If you are the kind of person that finds intrigue in the deep and perplexing issues of life, then take a good look at Ecclesiastes and be prepared for a few surprises. On the surface, Ecclesiastes seems to challenge essential biblical truths. It dares to face hard questions. It shows the unglamourised life of a sinful world. It offers a glimpse of a secular mind. It looks at suffering and struggles to find meaning. But most importantly, in the end Ecclesiastes points us towards God.
Author and Date written?
In the past many thought the author of Ecclesiastes was Solomon or if not Solomon, another son of King David. Some believe the author to be a teacher or assembly leader. Other still say that a wise man collected the views of the teacher as a means to instruct his son.
Due to there being no dateable material within its pages, those that believe the book to be written by Solomon or a sibling, place it in the tenth century BC. Others think it was compiled sometime later.
Why was it written?
Ecclesiastes offers a philosophy of life and shows how God fits into it. Part of the wisdom literature of the Old Testament, Ecclesiastes was used by the Hebrews as a book of instruction, showing them how to find spiritual significance in a life that would otherwise be meaningless.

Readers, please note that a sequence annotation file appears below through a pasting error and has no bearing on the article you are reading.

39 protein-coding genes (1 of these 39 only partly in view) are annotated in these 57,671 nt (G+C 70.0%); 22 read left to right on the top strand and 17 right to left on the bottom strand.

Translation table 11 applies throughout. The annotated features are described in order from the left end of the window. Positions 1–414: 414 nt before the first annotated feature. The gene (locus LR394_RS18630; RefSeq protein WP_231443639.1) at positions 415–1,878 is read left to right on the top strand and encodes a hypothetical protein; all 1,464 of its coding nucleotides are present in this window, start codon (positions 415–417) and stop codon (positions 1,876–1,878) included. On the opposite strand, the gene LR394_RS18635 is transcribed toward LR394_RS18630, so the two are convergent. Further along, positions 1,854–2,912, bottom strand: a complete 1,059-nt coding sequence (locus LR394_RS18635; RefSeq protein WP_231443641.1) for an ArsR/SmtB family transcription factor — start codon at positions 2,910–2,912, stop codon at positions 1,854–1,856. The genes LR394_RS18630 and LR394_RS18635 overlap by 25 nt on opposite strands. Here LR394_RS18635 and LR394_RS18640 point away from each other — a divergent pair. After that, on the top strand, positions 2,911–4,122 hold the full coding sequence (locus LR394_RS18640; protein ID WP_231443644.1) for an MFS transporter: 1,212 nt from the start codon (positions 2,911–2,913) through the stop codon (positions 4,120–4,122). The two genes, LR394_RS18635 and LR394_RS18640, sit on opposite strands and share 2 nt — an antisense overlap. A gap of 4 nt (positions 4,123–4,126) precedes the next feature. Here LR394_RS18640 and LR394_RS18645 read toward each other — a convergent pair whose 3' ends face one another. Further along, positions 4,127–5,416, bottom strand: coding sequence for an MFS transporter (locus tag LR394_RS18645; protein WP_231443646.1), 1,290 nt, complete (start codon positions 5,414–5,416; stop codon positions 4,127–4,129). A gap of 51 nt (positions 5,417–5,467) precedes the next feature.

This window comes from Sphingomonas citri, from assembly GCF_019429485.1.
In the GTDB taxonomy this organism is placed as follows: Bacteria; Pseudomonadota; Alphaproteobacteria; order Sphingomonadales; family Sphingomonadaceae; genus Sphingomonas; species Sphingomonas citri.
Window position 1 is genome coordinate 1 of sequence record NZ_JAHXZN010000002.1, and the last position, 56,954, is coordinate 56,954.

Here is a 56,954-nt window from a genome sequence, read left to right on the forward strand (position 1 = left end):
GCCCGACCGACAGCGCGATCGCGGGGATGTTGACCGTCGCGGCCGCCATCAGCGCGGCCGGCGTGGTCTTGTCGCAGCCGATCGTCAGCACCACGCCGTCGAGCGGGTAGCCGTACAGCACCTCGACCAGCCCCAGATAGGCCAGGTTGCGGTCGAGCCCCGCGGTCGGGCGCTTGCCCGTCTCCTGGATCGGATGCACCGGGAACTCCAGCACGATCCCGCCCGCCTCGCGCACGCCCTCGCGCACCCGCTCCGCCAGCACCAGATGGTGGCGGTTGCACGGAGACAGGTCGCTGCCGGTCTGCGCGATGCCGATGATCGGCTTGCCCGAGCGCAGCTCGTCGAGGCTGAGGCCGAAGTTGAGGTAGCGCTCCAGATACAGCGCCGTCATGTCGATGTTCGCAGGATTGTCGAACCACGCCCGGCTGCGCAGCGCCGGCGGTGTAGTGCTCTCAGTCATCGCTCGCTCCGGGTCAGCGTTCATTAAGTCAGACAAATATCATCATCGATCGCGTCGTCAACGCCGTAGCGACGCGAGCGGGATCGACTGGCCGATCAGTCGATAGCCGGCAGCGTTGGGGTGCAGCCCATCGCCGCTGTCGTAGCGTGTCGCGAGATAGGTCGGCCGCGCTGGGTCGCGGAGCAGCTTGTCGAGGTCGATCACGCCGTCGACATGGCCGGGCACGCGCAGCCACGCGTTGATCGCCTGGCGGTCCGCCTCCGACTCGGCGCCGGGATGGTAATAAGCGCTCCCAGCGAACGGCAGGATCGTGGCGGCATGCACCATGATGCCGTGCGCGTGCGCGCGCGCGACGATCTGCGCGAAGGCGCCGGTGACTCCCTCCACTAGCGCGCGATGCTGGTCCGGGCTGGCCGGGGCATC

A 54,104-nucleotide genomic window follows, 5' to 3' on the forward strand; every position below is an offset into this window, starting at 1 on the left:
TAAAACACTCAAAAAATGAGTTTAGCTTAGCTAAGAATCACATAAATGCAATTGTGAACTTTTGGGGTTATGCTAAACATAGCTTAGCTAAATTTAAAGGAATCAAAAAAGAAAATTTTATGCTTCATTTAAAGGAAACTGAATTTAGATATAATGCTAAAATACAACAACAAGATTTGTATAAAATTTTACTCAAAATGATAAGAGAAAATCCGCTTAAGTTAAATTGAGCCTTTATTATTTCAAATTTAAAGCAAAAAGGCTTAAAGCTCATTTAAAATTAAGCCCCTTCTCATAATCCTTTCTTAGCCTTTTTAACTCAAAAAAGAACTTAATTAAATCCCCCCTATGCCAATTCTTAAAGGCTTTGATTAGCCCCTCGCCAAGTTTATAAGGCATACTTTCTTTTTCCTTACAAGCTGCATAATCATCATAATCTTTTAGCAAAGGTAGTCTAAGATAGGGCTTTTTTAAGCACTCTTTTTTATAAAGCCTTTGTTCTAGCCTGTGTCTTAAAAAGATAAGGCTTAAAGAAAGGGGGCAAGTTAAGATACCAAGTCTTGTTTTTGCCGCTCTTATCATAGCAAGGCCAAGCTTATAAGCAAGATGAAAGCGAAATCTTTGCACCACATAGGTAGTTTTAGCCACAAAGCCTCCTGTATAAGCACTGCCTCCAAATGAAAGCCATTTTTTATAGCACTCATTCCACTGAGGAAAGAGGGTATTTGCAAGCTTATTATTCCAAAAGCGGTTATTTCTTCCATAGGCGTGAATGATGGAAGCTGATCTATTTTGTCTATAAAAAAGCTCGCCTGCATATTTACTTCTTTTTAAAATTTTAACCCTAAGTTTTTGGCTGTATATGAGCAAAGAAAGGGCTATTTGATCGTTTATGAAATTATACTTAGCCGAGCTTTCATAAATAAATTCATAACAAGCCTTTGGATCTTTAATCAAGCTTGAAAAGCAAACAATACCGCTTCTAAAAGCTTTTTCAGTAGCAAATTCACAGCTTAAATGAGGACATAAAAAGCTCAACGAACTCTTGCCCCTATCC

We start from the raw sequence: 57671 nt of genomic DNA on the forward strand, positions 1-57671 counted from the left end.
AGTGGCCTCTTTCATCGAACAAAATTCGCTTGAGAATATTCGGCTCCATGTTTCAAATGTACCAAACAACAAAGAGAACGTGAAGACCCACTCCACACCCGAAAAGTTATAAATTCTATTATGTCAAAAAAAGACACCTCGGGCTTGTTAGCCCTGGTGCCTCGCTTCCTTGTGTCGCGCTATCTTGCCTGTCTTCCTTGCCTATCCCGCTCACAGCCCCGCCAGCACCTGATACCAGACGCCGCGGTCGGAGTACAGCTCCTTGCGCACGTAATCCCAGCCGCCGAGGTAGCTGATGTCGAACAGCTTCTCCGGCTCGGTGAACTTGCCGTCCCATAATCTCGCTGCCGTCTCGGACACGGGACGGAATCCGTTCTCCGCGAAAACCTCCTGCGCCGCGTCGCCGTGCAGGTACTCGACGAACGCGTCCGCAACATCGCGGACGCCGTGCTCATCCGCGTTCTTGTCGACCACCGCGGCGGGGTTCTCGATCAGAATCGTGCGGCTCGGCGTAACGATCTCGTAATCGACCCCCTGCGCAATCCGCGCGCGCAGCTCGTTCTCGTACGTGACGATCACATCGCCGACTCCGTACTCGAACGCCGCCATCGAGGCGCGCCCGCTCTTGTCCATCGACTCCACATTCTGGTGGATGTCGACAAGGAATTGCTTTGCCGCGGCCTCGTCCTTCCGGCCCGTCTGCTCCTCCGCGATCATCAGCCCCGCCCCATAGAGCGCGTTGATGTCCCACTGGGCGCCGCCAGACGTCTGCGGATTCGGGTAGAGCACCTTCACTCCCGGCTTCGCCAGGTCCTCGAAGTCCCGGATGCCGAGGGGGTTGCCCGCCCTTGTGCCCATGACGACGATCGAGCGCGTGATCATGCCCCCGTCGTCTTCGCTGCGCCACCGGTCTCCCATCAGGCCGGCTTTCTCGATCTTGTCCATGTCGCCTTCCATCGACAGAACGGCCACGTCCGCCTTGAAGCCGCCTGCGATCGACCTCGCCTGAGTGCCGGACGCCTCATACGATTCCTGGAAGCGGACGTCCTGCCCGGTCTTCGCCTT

What to look for.
Expect surprises. Ecclesiastes has lots of them: honest Confessions of doubts, struggles with faith and disillusionment. A prologue and an epilogue frame its contents to reveal a proper, God fearing attitude towards life. Watch out for isolated statements. They must be understood within the context of the whole book, and ultimately, that of the whole Bible.
1. Author (1:1)
2. Theme: the meaninglessness of man’s efforts on earth apart from God. 1:2)
3. Introduction: the profitlessness of working to accumulate things to achieve happiness (1:3-11)
4. Discourse, part 1: in spite of life’s enigmas and meaninglessness, it is to be enjoyed as a gift from God. (1:12-11:6)
5. Discourse, Part 2: since old age and death will soon come, man should enjoy life in his youth, remembering that God will Judge. (11:7-12:7)
6. Theme repeated. (12:8)
7. Conclusion: reverently trust in and obey God. (12:9-14)
Looking back on your own life and experiences, can you identify a time or situation when, like the teacher, you became disillusioned with your life. Did knowledge of God or a turning /returning to God help? Write about this experience.
One of the Ignatian exercises to help us to see where God may have been active in our lives, is to map out your life, from birth to now, as a river. Remember that a river can flow fast or slow, meander, form oxbow lakes, be shallow or deep, have boulders and drops over hard outcrops. Outside influences can change the direction of flow, a mill or canal, viaduct or tunnel. Your river may be joined by other rivers or split into many directions or be redirected by town planers. You may need a long sheet of paper for this exercise, wallpaper liner is suggested and don’t forget to use colour, it can make all the difference to your life map.